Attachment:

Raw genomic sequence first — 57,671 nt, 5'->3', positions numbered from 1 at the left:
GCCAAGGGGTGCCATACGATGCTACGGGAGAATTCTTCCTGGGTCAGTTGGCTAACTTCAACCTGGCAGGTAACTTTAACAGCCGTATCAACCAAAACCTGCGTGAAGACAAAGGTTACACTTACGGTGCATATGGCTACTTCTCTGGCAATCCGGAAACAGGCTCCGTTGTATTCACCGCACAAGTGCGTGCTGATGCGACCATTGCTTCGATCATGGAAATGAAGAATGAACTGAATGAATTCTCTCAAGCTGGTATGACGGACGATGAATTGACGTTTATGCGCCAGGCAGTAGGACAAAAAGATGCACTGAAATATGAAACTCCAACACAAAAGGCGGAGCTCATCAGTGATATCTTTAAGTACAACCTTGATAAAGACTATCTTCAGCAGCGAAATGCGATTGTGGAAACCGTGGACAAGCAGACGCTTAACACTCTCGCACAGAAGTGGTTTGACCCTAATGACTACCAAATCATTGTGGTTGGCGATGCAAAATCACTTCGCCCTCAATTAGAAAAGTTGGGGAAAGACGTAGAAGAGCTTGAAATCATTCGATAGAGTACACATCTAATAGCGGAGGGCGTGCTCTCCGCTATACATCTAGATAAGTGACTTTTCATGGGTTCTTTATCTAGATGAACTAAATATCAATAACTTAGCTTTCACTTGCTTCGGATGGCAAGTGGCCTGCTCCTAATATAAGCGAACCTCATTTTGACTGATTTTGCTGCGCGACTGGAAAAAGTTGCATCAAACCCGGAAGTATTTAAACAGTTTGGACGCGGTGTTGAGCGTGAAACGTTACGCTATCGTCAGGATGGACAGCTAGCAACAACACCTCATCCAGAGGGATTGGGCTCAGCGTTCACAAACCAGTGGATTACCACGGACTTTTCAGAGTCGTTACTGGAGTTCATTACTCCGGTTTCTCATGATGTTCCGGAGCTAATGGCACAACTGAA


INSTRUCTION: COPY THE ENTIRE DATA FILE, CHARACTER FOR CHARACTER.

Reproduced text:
Raw genomic sequence first — 57,671 nt, 5'->3', positions numbered from 1 at the left:
GCCAAGGGGTGCCATACGATGCTACGGGAGAATTCTTCCTGGGTCAGTTGGCTAACTTCAACCTGGCAGGTAACTTTAACAGCCGTATCAACCAAAACCTGCGTGAAGACAAAGGTTACACTTACGGTGCATATGGCTACTTCTCTGGCAATCCGGAAACAGGCTCCGTTGTATTCACCGCACAAGTGCGTGCTGATGCGACCATTGCTTCGATCATGGAAATGAAGAATGAACTGAATGAATTCTCTCAAGCTGGTATGACGGACGATGAATTGACGTTTATGCGCCAGGCAGTAGGACAAAAAGATGCACTGAAATATGAAACTCCAACACAAAAGGCGGAGCTCATCAGTGATATCTTTAAGTACAACCTTGATAAAGACTATCTTCAGCAGCGAAATGCGATTGTGGAAACCGTGGACAAGCAGACGCTTAACACTCTCGCACAGAAGTGGTTTGACCCTAATGACTACCAAATCATTGTGGTTGGCGATGCAAAATCACTTCGCCCTCAATTAGAAAAGTTGGGGAAAGACGTAGAAGAGCTTGAAATCATTCGATAGAGTACACATCTAATAGCGGAGGGCGTGCTCTCCGCTATACATCTAGATAAGTGACTTTTCATGGGTTCTTTATCTAGATGAACTAAATATCAATAACTTAGCTTTCACTTGCTTCGGATGGCAAGTGGCCTGCTCCTAATATAAGCGAACCTCATTTTGACTGATTTTGCTGCGCGACTGGAAAAAGTTGCATCAAACCCGGAAGTATTTAAACAGTTTGGACGCGGTGTTGAGCGTGAAACGTTACGCTATCGTCAGGATGGACAGCTAGCAACAACACCTCATCCAGAGGGATTGGGCTCAGCGTTCACAAACCAGTGGATTACCACGGACTTTTCAGAGTCGTTACTGGAGTTCATTACTCCGGTTTCTCATGATGTTCCGGAGCTAATGGCACAACTGAA